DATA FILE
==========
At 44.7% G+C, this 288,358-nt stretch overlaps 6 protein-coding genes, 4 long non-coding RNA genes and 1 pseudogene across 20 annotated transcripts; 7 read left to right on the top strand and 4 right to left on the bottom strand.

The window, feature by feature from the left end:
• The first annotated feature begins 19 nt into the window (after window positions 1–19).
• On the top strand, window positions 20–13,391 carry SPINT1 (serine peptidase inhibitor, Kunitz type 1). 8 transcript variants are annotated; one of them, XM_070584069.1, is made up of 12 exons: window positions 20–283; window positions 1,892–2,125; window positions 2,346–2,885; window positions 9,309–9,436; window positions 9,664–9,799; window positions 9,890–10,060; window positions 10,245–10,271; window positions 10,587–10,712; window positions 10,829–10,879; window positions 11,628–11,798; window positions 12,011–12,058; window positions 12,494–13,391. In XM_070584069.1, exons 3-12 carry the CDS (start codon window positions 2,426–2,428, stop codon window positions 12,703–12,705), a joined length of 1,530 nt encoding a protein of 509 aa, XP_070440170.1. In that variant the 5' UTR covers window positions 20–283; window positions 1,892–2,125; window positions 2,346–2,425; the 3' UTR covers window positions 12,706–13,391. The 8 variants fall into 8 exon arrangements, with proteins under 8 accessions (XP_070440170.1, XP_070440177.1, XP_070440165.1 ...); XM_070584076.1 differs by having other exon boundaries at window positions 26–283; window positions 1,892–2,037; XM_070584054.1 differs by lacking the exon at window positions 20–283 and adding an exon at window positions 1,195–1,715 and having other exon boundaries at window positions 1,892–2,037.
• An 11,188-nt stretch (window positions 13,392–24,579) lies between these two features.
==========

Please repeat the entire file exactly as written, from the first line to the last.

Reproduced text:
At 44.7% G+C, this 288,358-nt stretch overlaps 6 protein-coding genes, 4 long non-coding RNA genes and 1 pseudogene across 20 annotated transcripts; 7 read left to right on the top strand and 4 right to left on the bottom strand.

The window, feature by feature from the left end:
• The first annotated feature begins 19 nt into the window (after window positions 1–19).
• On the top strand, window positions 20–13,391 carry SPINT1 (serine peptidase inhibitor, Kunitz type 1). 8 transcript variants are annotated; one of them, XM_070584069.1, is made up of 12 exons: window positions 20–283; window positions 1,892–2,125; window positions 2,346–2,885; window positions 9,309–9,436; window positions 9,664–9,799; window positions 9,890–10,060; window positions 10,245–10,271; window positions 10,587–10,712; window positions 10,829–10,879; window positions 11,628–11,798; window positions 12,011–12,058; window positions 12,494–13,391. In XM_070584069.1, exons 3-12 carry the CDS (start codon window positions 2,426–2,428, stop codon window positions 12,703–12,705), a joined length of 1,530 nt encoding a protein of 509 aa, XP_070440170.1. In that variant the 5' UTR covers window positions 20–283; window positions 1,892–2,125; window positions 2,346–2,425; the 3' UTR covers window positions 12,706–13,391. The 8 variants fall into 8 exon arrangements, with proteins under 8 accessions (XP_070440170.1, XP_070440177.1, XP_070440165.1 ...); XM_070584076.1 differs by having other exon boundaries at window positions 26–283; window positions 1,892–2,037; XM_070584054.1 differs by lacking the exon at window positions 20–283 and adding an exon at window positions 1,195–1,715 and having other exon boundaries at window positions 1,892–2,037.
• An 11,188-nt stretch (window positions 13,392–24,579) lies between these two features.